Couch Potato Briefing: Warlords, Peaceniks, and High-Stakes Poker

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Here is Global Spin’s latest installment of five rental movies that explain the week’s news. Compiled by Ishaan Tharoor and Tony Karon

No Man’s Land

Haunting the build up to the U.N.-sanctioned interventions in Libya and the Ivory Coast was the specter of massacres in Rwanda and the Balkans. Then, as regimes carried out ethnic cleansing within their borders, the international community dawdled and stood idly by while puzzling over what to do. In recent weeks, a generation of liberal policymakers, shamed by that costly inaction, has risen to the fore, eager to exorcise their 1990s demons through tactical air strikes on Laurent Gbagbo and Muammar Gaddafi forces. No Man’s Land, which won the Oscar for Best Foreign Film in 2002, is a grim tragicomedy about the war in Bosnia, fabricating a complicated diplomatic incident where a Serb soldier and a Bosnian soldier end up caught in a trench in between frontlines, trying to rescue another soldier who lies wounded atop a landmine that will explode should he be moved. The film mocks the efforts of U.N. peacekeepers, including some Frenchmen, to resolve the situation — their successors in the Ivory Coast must hope their mission offers less fodder for satire.— I.T.

Cincinnati Kid

What better way to get inside the game of budget brinkmanship between  President Barack Obama and House Speaker John Boehner than Norman Jewison’s 1965 classic, The Cincinnati Kid. Steve McQueen, quite possibly the coolest white man ever, plays Eric “The Kid” Stoner, a rising poker star of the Great Depression era who finds himself in a final showdown with Edward G. Robinson’s Lancey “The Man” Howard. Lots high-stakes bidding in smoke-filled rooms — the very stuff of traditional Washington politics. Yes, we know, smoking is no longer fashionable, but it’s hard to imagine the tension of the budget showdown not tempting longtime smoker President Obama to light up. – T.K.

Throne of Blood

In Ivory Coast, the proverbial endgame is at hand. After months of tension and violence between supporters of Alassane Ouattara — the internationally-recognzied winner of presidential elections last November — and those of Laurent Gbagbo — the autocrat who first stepped into power in 2000 and refused to recognize Ouattara’s November victory — the struggle for rule over this West African nation tilted in favor of Ouattara. With the aid of timely helicopter gunship strikes by the U.N., Ouattara’s forces have now overrun Gbagbo’s positions, with reports of the isolated incumbent now bunkered down in his presidential bunker with as few as 200 soldiers defending him. The scene echoes — but hopefully doesn’t emulate —the grim finale of Japanese director Akiro Kurosawa’s acclaimed Throne of Blood, an adaptation of Shakespeare’s Macbeth, where the great Toshiro Mifune plays the doomed warlord, driven to the brink by his thirst for power. — I.T.

Gandhi

Ever a lodestone for national pride, Mahatma Gandhi has recently been a mainstay in India’s headlines. Last week, a number of Indian states, including Gandhi’s home of Gujarat, banned a new biography of him by former New York Times editor, Joseph Lelyveld, that raises troubling questions about the great Indian independence leader’s sexual peccadilloes, egomania and political acumen. The controversy has reheated a long-running conversation about censorship in the world’s largest democracy. Later, a more hallowed Gandhian legacy — that of non-violent civil disobedience — was been raised by a prominent anti-corruption activist. At the time of writing, Anna Hazare, 72, has been on hunger strike for four days in protest of a glut of corruption scandals surrounding New Delhi. He has invoked the spirit of Gandhi’s rebellion against the British and called on Indians to embrace civil disobedience and flood the country’s prisons. Richard Attenborough’s acclaimed Gandhi, which won the Oscar for Best Picture in 1983, is first and foremost an excellent film with an outstanding performance from Ben Kingsley as Gandhi. But it has been criticized both by apologists for the British Empire as well as Indians who bridle at the inflated role the movie gives to white foreigners in aiding Gandhi’s personal struggle. Still, it’s nothing as scandalous as what Lelyveld details. – I.T.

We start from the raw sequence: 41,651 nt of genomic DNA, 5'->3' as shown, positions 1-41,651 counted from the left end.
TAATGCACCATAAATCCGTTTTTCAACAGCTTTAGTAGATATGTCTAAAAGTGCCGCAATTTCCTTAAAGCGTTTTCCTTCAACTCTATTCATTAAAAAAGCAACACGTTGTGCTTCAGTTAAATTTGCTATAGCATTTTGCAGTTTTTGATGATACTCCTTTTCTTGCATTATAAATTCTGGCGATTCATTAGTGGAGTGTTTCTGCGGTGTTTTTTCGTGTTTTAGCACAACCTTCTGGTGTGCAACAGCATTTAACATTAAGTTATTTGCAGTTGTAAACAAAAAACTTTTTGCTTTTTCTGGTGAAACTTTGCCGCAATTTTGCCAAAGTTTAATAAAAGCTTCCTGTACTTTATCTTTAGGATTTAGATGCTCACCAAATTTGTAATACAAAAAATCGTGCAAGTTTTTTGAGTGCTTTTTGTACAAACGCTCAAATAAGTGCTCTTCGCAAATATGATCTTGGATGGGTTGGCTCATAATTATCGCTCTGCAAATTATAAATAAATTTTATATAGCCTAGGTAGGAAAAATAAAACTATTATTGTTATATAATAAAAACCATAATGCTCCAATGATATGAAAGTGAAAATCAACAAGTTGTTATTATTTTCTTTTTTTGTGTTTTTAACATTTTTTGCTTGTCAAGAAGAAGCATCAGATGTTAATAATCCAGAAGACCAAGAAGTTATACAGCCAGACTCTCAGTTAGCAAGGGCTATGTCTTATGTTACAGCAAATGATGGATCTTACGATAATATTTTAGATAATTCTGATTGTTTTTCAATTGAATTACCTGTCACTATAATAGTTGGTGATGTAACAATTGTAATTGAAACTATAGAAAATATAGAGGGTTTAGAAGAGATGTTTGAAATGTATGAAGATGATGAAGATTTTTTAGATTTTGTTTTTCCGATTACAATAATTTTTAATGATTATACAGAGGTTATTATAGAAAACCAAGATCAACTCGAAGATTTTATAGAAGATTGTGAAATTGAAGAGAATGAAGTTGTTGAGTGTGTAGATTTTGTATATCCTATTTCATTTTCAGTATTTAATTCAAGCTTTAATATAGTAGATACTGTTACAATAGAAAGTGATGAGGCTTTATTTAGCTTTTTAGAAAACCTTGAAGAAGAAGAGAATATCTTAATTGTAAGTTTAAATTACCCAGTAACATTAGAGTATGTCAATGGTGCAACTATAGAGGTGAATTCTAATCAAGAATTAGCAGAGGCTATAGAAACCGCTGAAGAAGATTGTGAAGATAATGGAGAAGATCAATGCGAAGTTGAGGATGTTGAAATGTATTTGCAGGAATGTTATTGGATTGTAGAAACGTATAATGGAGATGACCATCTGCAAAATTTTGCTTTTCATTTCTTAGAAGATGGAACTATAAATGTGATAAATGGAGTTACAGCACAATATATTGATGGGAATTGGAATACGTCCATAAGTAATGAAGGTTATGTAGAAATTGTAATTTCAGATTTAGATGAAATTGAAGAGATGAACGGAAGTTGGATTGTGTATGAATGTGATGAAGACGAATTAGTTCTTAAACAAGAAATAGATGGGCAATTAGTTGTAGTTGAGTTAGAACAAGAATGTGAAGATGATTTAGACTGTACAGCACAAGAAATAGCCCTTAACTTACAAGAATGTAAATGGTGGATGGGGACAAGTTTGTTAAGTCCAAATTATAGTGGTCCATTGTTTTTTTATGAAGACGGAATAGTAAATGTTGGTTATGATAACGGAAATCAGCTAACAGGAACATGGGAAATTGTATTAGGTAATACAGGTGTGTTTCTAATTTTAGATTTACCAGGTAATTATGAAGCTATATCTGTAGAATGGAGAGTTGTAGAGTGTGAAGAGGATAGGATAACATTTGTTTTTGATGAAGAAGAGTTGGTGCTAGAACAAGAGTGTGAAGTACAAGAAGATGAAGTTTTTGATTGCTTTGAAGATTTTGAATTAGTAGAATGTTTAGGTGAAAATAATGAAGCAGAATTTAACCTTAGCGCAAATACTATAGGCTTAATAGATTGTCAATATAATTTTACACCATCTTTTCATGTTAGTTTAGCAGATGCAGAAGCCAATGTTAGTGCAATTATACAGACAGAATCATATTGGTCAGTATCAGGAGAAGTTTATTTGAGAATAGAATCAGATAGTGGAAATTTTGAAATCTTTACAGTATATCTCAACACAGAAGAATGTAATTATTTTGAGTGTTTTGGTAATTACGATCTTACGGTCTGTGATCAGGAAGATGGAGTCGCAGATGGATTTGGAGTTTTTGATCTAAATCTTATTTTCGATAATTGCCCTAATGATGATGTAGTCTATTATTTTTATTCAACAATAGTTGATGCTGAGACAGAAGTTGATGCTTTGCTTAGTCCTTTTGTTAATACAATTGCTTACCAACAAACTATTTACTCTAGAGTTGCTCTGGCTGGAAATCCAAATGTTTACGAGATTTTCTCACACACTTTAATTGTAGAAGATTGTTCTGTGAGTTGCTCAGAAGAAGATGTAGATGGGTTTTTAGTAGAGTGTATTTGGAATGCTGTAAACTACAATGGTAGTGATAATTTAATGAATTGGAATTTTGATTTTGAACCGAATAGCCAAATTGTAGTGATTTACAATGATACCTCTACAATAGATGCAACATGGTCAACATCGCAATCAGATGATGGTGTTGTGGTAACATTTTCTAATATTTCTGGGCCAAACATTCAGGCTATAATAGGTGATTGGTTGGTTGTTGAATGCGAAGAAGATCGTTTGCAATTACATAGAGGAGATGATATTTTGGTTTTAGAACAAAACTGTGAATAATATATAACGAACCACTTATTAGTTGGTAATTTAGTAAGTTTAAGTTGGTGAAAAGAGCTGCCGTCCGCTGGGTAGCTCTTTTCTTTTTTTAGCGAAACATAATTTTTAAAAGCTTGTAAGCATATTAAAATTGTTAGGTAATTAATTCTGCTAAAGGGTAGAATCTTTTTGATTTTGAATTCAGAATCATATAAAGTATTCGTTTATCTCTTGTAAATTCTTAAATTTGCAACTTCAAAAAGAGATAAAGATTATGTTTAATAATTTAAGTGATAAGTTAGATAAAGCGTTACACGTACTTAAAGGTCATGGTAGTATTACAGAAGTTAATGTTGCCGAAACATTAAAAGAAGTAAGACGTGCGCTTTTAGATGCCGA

Arna’s Children

The tragedy that claimed Juliano Mer-Khamis‘s life in a hail of bullets in the Palestinian city of Jenin this week was the very tragedy he’d devoted his life to conquering — the violent rending of Israeli and Palestinian societies, a division his very existence transcended and which he was dedicated to fighting. Mer-Khamis, an accomplished actor and director, was born of a Jewish mother, Arna Ker, and a Christian Palestinian father, Saliba Khamis, and grew up with one foot in both societies. “I am 100 percent Palestinian and 100 percent Jewish,” he told an interviewer in 2009, and he worked for the creation of a single democratic country in which Israelis and Palestinians would have equal rights. To that end, he ran the Freedom Theater in Jenin, hoping to channel the passion and rage of young Palestinians into non-violent and creative outlets. But he never flenched from the complexities driving the violence all around him. Arna’s Children is a sobering documentary made in 2003 about the graduates of a theater group established by his mother in Jenin during the 1980s, a number of whom were later killed after becoming fighters in Palestinian militant groups. His own death is both a reminder of the grim challenges facing those who seek to unite people on both sides of the divide in a common cause, but his life served as a beacon of hope to many on both sides that a different way is possible. – T.K.